Recently, Jenny Blake, a former Google career coach who also co-founded the company’s career mentorship program, offered a new way to think about our professional paths. She says we should think of them less like a ladder and more like a smartphone. Instead of climbing rungs, we should “download apps.”
“It’s up to you to download apps for different skills, interests, and side projects that sound interesting and fulfilling to you,” Blake told CNBC.
The old idea of climbing the corporate ladder feels more than a little outdated. It’s simplistic to see our careers this way. These days, our professional goals are more complex than attempting to ascend as high as possible before retirement. It’s time for a fresh perspective.
Our careers should be dynamic.
It’s high time we let go of the idea that our career path should be a straight line. Instead of pursuing raises, promotions, and just general “advancement,” we are increasingly motivated by passions. Today’s workers really want to feel excited by their jobs, and by the role they play within the broader context of their companies and even the world. They want to feel connected to what they do.
It’s these drives that have led to something of a new normal when it comes to career trajectories. For millennials, this boils down to an average of four job changes before the age of 32. Often, these young workers aren’t just changing jobs, they’re moving into entirely new industries. These dynamic careers don’t fit into neat and orderly little boxes, but there’s nothing wrong with that.
Our career paths ought to be dynamic, too.
Given the current reality, it’s appropriate for us to let go of the idea that our career path should be straight and narrow.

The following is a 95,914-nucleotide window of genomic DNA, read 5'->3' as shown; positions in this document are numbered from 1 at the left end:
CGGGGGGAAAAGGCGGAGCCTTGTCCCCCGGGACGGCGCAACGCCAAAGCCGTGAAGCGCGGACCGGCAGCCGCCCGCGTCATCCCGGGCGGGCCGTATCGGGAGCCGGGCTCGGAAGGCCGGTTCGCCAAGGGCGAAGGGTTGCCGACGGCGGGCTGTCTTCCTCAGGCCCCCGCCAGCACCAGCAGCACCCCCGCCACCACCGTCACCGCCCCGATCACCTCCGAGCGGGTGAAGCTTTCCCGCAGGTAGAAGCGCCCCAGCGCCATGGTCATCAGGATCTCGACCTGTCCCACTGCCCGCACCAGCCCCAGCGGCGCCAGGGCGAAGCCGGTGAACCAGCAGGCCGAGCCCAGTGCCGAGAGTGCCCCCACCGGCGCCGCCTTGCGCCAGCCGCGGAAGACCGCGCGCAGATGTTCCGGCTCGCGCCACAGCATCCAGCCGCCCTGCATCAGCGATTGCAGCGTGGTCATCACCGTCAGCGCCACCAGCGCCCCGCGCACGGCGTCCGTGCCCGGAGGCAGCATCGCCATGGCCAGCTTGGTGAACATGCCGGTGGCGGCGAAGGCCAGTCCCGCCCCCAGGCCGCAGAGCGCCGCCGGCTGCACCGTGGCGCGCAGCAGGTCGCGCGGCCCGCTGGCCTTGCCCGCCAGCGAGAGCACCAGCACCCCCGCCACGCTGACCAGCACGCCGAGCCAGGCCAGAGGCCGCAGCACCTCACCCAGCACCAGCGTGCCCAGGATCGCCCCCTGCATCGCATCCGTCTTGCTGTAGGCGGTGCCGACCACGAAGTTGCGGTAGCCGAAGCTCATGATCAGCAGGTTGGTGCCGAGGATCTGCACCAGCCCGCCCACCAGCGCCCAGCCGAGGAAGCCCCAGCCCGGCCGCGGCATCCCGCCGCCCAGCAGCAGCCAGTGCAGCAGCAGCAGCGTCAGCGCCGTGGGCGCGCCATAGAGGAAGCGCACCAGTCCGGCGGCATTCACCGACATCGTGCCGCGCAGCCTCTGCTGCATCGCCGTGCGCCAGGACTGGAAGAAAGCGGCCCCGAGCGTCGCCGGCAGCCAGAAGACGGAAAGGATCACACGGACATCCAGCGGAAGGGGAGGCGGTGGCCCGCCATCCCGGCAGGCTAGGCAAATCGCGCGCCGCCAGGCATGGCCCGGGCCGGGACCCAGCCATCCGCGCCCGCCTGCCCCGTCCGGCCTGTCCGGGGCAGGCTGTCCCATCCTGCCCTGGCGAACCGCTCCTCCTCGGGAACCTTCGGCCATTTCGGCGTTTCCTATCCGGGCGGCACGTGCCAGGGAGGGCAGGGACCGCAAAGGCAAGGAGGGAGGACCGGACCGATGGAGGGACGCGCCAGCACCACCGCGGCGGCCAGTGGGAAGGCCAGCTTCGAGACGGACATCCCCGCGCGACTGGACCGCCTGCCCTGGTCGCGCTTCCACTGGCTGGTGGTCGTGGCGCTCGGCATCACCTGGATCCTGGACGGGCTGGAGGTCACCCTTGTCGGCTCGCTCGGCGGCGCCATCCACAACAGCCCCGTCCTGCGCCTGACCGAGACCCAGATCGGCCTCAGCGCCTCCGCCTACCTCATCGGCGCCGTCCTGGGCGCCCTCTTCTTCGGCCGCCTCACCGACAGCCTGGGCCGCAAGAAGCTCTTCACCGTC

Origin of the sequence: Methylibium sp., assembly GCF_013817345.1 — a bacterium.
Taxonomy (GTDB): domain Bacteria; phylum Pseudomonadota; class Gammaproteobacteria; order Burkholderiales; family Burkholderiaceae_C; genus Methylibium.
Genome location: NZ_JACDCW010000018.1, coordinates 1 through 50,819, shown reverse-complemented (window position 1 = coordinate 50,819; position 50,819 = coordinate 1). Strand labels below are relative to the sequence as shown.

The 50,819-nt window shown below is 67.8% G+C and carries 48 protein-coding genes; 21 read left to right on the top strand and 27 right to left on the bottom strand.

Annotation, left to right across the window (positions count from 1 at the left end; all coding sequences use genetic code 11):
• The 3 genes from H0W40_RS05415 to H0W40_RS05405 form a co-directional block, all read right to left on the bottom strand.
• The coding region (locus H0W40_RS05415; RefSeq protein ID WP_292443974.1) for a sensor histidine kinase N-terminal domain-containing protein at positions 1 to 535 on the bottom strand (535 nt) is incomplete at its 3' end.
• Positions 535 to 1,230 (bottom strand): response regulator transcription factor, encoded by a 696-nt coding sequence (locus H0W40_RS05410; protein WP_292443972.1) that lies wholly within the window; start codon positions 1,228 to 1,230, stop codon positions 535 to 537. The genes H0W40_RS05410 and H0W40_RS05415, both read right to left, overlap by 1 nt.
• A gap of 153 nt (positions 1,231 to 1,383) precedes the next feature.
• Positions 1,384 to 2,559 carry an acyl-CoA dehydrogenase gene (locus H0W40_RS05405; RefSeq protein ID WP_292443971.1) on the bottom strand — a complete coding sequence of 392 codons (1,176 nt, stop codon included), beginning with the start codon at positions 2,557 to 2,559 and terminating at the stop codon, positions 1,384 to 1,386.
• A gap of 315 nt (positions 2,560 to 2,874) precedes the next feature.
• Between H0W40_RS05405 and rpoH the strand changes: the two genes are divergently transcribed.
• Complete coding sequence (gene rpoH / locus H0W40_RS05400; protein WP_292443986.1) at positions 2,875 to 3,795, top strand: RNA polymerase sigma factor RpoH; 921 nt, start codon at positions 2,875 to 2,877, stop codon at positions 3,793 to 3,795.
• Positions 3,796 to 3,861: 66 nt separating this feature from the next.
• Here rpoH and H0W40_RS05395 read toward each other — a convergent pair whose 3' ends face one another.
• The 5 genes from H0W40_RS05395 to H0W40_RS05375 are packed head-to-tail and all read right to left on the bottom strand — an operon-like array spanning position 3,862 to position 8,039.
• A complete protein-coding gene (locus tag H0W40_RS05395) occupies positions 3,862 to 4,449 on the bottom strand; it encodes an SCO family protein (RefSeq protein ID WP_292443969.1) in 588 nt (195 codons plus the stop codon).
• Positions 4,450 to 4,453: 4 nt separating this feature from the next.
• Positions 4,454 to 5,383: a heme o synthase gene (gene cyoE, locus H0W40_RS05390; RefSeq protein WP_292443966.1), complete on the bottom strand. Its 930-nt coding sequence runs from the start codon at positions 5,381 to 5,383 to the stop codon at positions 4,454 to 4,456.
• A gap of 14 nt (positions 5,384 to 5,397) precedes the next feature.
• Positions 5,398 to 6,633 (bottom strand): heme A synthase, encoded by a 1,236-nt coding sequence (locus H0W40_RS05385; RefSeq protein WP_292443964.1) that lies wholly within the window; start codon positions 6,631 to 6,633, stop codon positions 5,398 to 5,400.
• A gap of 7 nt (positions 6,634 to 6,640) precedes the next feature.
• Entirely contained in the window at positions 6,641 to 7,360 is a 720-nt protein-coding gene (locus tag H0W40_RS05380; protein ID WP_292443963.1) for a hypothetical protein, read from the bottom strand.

“Any job you take will give you apps that will help improve time management, communication, money management,” Blake added. “Any skills you learn at that job can then be parlayed into the next move and then the one after that.”
The big idea here is that we are responsible for directing the course of our own careers. We should give time and energy to the pursuits that interest us. Everything doesn’t have to tie easily together in an immediately obvious way. Instead, we should know that following our passions could have a very positive impact on us professionally at some point in the future.
The significance of the career pivot.
Broad, sweeping professional changes aren’t always necessary when it comes to keeping a career fresh, inspiring, and forward-moving. When we pursue our interests and passions, we build on the career we already have and start to direct it toward where we’re hoping to go. This helps us prove our professional worth to future employers.
“No matter our age, life stage, bank account balance, or seniority, we are all being asked to navigate career changes much more frequently than in years past. The average employee tenure in America is just four to five years, and even those roles change dramatically within that time,” Blake explains on her website.” Our economy now demands that we create businesses and careers based on creativity, growth, and impact. In this dynamic world or work, the only move that matters is your next one.”
Tell Us What You Think
What has your career path looked like up to this point? Where do you hope to go in the future? We want to hear from you! Leave a comment or join the discussion on Twitter.